In March, Dominion Energy signed a 10-year contract to continue to produce power at Millstone. Steward said he hoped the plant would remain open in some capacity.

“I think you have room to grow Millstone if Dominion can see a profit line to it — and the only thing you have to remember there is that Dominion is a profit line business. If it’s not going to make a profit they’re not going to do it,” he said. “That’s my hope that they do it, but I’m not sure where we’re going to be in 20 years.”

Steward plans to travel and work for census in retirement

With his retirement beginning next month, Stewart said he plans to spend more time with his four daughters, nine grandchildren, and his wife Kathy, who retired four years ago after teaching in Waterford schools for 22 years. They have plans for traveling to Florida and Hawaii.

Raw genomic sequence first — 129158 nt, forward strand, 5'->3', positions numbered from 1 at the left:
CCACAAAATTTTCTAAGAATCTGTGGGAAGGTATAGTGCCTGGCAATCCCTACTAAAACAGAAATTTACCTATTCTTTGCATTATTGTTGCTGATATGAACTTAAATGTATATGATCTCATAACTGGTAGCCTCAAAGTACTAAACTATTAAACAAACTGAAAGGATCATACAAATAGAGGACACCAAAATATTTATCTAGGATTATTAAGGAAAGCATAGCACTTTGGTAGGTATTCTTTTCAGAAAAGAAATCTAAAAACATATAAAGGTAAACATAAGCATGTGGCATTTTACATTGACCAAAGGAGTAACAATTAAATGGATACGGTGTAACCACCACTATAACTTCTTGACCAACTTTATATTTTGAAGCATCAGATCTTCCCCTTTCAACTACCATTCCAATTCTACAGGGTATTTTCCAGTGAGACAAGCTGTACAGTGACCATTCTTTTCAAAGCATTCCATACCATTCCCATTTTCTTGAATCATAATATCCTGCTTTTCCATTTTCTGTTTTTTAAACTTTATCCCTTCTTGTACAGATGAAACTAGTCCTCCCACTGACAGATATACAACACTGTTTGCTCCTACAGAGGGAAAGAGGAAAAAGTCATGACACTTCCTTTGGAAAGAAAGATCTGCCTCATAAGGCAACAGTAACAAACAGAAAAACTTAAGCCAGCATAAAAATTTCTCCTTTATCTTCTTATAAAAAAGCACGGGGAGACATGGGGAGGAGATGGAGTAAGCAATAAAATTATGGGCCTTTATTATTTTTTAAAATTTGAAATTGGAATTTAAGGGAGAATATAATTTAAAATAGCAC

After getting back home, he said he hopes to work part-time as a census taker.

“I’m going to walk around and knock on doors,” he said. “People still know who I am so it’s not going to scare them when I come up to their store and ask some questions.”

He said he’s always liked to walk around Waterford and talk to people.

“I’ve enjoyed this job. I enjoy serving our community,” he said, adding that the community has treated him and his family as normal people and with respect.

“We have a good police force, good firemen here, good people work for the town of Waterford. When you work for municipal government, it’s not the most financially lucrative. You’re certainly not going to become a millionaire working here, but that’s part of what you do — you work here because you love to support your community. And whoever comes in here has to understand that that’s their job.”